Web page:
Is there something new and beautiful you discovered through these posts on beauty?

* Question 6 was suggested by Suzanne

Picture Credits

Photographs of Vanessa,the paintings/illustration 
and the Wind Farm on the Mojave Desert via Vanessa

Picture of Gina McKee via United Agents

Picture of Graffiti via karostar.de
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19 comments

  1. I hope I can do a better job responding here than I did at Vanessa’s interview at Birgit’s blog this morning. 😀

    First, I have to say that the picture you have of Vanessa is just lovely. V’s hair, expression and tunic are so artsy! She looks like a free spirit.

    While our definitions of beauty are so very similar, what’s fascinating to me are the specific examples of what she finds beautiful – because (1) it allows me to get to know her better, and (2) it expands my world. I’d never heard of Pete Duel (believe it or not), Gina McKee, or The Monochrome Set, the latter of which I’ll be adding to my YouTube set for further listening (I loved “Bliss”). And I can definitely see why Gina McKee is beautiful to V; I love faces like that, too, and have always wanted a thin, more aquiline-like nose (the total opposite of mine). 🙂

    Can’t share V’s love of the wind farm in the Mojave, but quite agree with her on the peeling paint on an old boat or door. Fascinating answers, all around.

    • haha- your comments on that interview on B’s blog gave me quite the giggling fit..:)

      I know!- I loved her expression in this photo too- it seemed to convey her personality (atleast what little I know of it)- the humor, the niceness.

      I didn’t know Pete Duel either-haha. I did know Gina McKee, in that I have seen her in movies (e.g. Notting Hill) but didn’t know that that was her name. But yes- I also find that kind of face attractive. Wait- let me go and look at a picture of your nose..ok- from what I can make out you have a nice nose..:).

      I love the specific examples too- I think it is interesting that even when the definitions are similar to yours/mine, the specific examples are not necessarily loves. I don’t yet have an opinion about the Wind farms having never seen them in real life.

      Oh and I have to tell you that I ‘discovered’ the Flower Duet because of you. I don’t think I have ‘knowingly’ heard it before. It is quite lovely and I would love more opera recommendations from you.

  2. flittersniffer

    Hi Lavanya,

    Firstly, may I thank you very much for giving me this fun opportunity – fun and mentally challenging – for I don’t think I have grappled with a good philosophical topic since I was a student, and it gave my flabby grey cells a good workout! I do agree with Suzanne that it is most interesting to see the differences in our choice of things or people to illustrate our points. We may all love the quirk factor in beauty, but have quite divergent takes on what constitutes ‘beautiful quirk’ as opposed to just plain odd. 😉 Very much looking forward to seeing what comes next…;-)

    • “We may all love the quirk factor in beauty, but have quite divergent takes on what constitutes ‘beautiful quirk’ as opposed to just plain odd. ” Haha exactly- that’s what I was trying to say in my reply to Suzanne but you’ve put it much better!

  3. V really got to grips with the questions and I agree that her specific examples are really interesting and helpful. I’ll listen to the music clips when I’m home but I’ve looked at the Connemara mountains which are breath-taking.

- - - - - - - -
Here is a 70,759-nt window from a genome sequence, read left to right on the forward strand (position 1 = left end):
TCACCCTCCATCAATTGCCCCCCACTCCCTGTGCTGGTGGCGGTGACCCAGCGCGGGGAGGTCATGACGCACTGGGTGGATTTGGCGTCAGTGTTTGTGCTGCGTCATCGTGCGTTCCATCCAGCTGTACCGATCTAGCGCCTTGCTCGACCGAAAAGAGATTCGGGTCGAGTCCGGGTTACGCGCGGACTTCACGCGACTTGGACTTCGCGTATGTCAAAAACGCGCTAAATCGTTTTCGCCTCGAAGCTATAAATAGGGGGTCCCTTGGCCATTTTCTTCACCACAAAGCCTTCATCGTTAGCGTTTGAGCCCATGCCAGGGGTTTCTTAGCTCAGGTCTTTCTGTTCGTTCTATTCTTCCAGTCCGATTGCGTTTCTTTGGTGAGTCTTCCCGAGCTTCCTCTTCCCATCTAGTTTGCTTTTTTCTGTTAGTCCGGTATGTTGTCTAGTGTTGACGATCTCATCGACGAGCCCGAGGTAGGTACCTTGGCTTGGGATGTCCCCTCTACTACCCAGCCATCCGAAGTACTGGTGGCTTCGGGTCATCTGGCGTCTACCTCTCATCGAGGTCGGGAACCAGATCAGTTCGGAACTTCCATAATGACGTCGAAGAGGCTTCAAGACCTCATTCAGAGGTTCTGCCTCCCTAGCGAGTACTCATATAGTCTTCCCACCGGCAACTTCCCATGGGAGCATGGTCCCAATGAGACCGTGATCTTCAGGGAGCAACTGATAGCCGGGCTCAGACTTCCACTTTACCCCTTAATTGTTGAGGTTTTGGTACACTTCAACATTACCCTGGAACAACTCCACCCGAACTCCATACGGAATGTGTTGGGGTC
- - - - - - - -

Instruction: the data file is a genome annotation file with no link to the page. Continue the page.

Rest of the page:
Elisabeth Moss does have a beguiling face which I will take over poor old Gwyneth any day 🙂

  4. After reading this (and Suzannes recent post on Kay Nielsen) I’m thinking all perfume bloggers should do mandatory art posts in between the scent ones, because you guys are helping me finding so many artists and artworks to love 🙂 I did look up the Klosterhof image, it can be seen at:
    http://19thcenturyrealism.com/wp-content/uploads/2013/03/Lessing_Klosterhof.jpg and it’s just as stunning as Vanessa says! The Lawren Harris reproduction I also loved (as well as the pictures of snow clad mountains showing up when googling him). It’s a funny choice because I used to have a “trees with snow” phase myself, when I was obsessed with taking photos of trees covered in snow, catching the interplay between white snow and dark branches/shadows. In my case, it was mostly birches though, maximizing the black and white monochrome thing 🙂

    • I know- I was just going to say that Vanessa seems to like trees weighed down by snow (which again fits in with the melancholy pattern, no V?). Thanks for the link Sigrun- that really looks lovely..And I see a lot of peeling paint too..:)
      I used to have a thing (and probably still do) for bare/leafless trees- I think I loved the ‘weathered’ beauty of them as well as their ‘starkness’.

      And I agree with you about the art posts- I’ve been loving these specific examples because there is just this range of beauty in art and music to explore.

  5. Natalie

    I am going to discover so many new artists and musicians via these posts! Thank you L and participants. 🙂 Funny thing about Gwyneth: while she is now considered such a beauty, I can remember a time (when she first came on the scene – with Shakespeare in Love) when everyone from my mom’s friends to my friends at school (I think I was in 5th or 6th grade) were talking about how ugly she was. Further evidence, in my opinion, that beauty is subjective and our perceptions of it are deeply susceptible to trends and other factors. But I digress. Great responses, V!

    • I think there might have been something awkward about her which might have been endearing about her in the past- though I don’t remember. I do remember that Chris Martin was a whole lot more awkward and interesting (and endearing) before he got married. Now he looks too ‘preppy’- I hate when fame polishes the rough edges.

      • You are spot on – Chris Martin does look so preppy now – I hadn’t twigged to that before. Long gone is his faint patina of indie grunge. 😉

  6. I did the same thing as Lavanya: watched Connemara pictures (they do love their donkeys!) while listening to Bliss by The Monochrome Set (it is beautiful).

    I could never understand why people keep calling babies beautiful:most of them are ugly – and that’s ok, it doesn’t undermine their importance in their parents’ lives or in the society, why should everyone lie?